Wanfeng Auto Holding Group, a Chinese company that is a big maker of aluminum wheel hubs is contemplating additional purchases in the US, including a machinery company and financial services business, in order to increase its ability to avoid any potential tariff or tax barriers that might be instituted by the Trump administration. Wanfeng already owns an American robotic assembly-line maker Paslin and a Canadian magnesium die-castings firm, putatively in an effort to support China’s One Belt, One Road scheme. The Chair of Wanfeng stressed that the company’s past acquisitions had secured jobs, generated tax revenues, and provided other benefits (“China’s Wanfeng Eyes U.S. Acquisitions Amid Trade Tensions,” Bloomberg, March 9, 2017,


Toyota Motor Corp. may delay its decision on producing the next-generation Auris model at its British car plant until the fallout of Brexit becomes clearer. Ever since United Kingdom (U.K.) Prime Minister Theresa May declared the U.K. would leave the EU’s single market and could quit the customs union, car manufacturers in the U.K. have been concerned about the possible imposition of export tariffs. Toyota’s decision on whether to build the new Auris in the UK is due next year (“Toyota may delay U.K. investment decision on Auris until Brexit terms clear,” Japan Times, March 9, 2017,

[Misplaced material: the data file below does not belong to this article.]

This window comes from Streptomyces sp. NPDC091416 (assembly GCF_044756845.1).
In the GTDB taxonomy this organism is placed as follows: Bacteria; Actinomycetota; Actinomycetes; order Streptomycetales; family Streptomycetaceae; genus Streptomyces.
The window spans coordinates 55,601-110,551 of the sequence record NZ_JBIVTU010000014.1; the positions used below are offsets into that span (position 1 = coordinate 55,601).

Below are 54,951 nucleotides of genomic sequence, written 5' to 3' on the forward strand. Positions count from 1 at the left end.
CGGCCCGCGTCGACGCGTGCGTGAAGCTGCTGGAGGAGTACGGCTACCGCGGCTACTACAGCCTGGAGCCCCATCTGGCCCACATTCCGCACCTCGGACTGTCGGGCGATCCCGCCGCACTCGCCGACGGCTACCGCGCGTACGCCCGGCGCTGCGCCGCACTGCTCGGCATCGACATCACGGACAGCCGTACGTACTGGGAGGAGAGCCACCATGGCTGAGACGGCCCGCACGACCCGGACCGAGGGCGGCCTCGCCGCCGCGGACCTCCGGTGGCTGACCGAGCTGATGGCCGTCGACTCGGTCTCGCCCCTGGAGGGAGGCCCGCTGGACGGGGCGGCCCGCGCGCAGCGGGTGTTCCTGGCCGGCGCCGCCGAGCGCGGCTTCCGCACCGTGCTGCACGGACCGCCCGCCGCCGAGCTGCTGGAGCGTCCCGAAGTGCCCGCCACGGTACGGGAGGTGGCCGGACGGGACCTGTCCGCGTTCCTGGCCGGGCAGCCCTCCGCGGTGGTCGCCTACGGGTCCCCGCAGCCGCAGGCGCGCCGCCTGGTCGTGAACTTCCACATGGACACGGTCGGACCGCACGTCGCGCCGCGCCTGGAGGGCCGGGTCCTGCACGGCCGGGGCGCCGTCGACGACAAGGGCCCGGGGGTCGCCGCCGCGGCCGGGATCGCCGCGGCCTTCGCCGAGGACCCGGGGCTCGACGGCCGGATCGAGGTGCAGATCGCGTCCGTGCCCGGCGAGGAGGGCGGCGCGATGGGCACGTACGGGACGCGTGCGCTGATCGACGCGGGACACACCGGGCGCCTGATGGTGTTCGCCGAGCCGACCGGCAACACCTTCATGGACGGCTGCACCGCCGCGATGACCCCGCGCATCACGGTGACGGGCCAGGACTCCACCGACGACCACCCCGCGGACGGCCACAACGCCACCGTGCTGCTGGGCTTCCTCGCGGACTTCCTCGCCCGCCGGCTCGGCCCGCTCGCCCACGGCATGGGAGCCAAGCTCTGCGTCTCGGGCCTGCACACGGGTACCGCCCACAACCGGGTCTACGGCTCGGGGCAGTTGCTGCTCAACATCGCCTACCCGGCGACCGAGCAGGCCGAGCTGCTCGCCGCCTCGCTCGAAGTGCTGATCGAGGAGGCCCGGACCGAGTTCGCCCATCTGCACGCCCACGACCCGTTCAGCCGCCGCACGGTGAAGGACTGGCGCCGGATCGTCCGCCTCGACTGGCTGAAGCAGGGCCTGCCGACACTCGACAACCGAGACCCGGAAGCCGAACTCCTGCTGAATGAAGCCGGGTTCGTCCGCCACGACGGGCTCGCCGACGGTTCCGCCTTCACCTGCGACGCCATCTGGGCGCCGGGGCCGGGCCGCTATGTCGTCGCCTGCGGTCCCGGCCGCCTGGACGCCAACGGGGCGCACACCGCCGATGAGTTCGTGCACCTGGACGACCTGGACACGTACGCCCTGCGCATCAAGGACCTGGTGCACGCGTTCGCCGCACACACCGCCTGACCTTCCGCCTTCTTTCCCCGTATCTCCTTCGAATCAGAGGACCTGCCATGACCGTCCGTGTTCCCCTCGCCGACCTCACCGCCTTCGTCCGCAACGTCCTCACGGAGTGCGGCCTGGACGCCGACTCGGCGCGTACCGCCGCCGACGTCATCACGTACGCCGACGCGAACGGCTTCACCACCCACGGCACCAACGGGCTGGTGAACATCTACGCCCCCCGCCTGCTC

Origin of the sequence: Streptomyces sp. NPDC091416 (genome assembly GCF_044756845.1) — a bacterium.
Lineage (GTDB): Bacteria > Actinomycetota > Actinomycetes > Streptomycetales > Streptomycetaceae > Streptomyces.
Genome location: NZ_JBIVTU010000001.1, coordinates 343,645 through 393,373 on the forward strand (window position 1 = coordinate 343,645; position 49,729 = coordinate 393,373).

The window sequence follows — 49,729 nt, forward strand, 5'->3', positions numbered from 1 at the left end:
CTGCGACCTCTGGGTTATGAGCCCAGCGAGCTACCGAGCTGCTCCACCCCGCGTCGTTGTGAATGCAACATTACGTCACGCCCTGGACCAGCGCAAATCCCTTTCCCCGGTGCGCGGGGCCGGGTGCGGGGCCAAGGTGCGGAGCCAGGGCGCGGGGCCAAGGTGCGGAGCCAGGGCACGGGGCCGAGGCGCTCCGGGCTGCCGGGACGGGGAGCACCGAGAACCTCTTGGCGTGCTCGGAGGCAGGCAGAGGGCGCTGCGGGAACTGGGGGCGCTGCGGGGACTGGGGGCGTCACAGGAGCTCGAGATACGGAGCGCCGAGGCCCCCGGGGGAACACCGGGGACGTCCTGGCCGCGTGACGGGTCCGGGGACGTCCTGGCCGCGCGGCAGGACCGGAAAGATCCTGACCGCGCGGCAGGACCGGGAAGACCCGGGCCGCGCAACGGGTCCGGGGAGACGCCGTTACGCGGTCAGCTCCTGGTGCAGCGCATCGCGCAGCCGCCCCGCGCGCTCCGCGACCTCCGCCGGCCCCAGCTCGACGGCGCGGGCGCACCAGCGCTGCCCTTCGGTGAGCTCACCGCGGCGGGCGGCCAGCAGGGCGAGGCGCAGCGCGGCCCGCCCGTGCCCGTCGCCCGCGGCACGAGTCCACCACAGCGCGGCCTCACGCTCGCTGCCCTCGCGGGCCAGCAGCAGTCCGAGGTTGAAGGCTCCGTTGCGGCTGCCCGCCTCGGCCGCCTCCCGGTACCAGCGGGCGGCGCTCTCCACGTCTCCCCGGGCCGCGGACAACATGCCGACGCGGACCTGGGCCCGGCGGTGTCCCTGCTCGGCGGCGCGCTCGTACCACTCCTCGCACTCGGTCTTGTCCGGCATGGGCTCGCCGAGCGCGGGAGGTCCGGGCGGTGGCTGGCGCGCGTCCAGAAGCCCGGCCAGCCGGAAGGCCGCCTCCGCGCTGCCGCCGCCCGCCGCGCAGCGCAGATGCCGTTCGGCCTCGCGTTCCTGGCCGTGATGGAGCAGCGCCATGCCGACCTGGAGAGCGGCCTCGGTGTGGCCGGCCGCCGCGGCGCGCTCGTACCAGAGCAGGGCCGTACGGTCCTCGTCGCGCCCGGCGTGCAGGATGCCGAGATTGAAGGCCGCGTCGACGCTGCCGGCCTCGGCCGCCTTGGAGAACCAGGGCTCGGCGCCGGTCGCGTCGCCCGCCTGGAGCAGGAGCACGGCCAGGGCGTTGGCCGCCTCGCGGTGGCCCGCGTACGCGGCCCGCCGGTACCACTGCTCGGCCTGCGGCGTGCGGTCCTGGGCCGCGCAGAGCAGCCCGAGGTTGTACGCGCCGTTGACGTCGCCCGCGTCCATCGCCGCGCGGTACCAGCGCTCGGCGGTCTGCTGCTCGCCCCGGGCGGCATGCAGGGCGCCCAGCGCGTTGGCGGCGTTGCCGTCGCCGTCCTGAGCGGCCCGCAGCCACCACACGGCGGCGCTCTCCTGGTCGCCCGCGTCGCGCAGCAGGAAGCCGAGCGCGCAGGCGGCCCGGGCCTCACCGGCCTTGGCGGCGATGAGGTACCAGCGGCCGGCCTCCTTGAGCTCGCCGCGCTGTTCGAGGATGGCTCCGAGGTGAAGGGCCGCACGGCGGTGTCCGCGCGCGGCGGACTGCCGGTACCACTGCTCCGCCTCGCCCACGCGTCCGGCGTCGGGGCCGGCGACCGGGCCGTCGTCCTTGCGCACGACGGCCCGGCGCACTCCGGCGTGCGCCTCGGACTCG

Last week, Honda announced its plan to invest USD $100 million in its transmission factory in Georgia in the US. At this plant the company produces 10-speed automatic transmissions and employs about 475 employees. However, unless the new transmission line does very well and overall production increases, the investment will not mean additional hiring. Aside from the planned Georgia investment, the company announced it would invest USD $49 million in its transmission facility in Russells Point, Ohio (“Honda to invest $100 million in Georgia plant; no more hiring (yet),”


Korean companies are suffering from the tensions between South Korea and China flowing from the former’s deployment of the Terminal High Altitude Area Defense (THAAD) system. Lotte said China has not permitted its 39 outlets in China to operate since last week, following its decision to let the Korean government use its land for the THAAD deployment. Asiana Airlines said flight bookings from China decreased by 9.4 percent since Beijing’s ban of group tours to Korea. Analysts expect Chinese restrictions to expand to online games (Kim Jaewon, “THAAD tensions squeeze South Korean companies,” Nikkei Asian Review, March 8, 2017,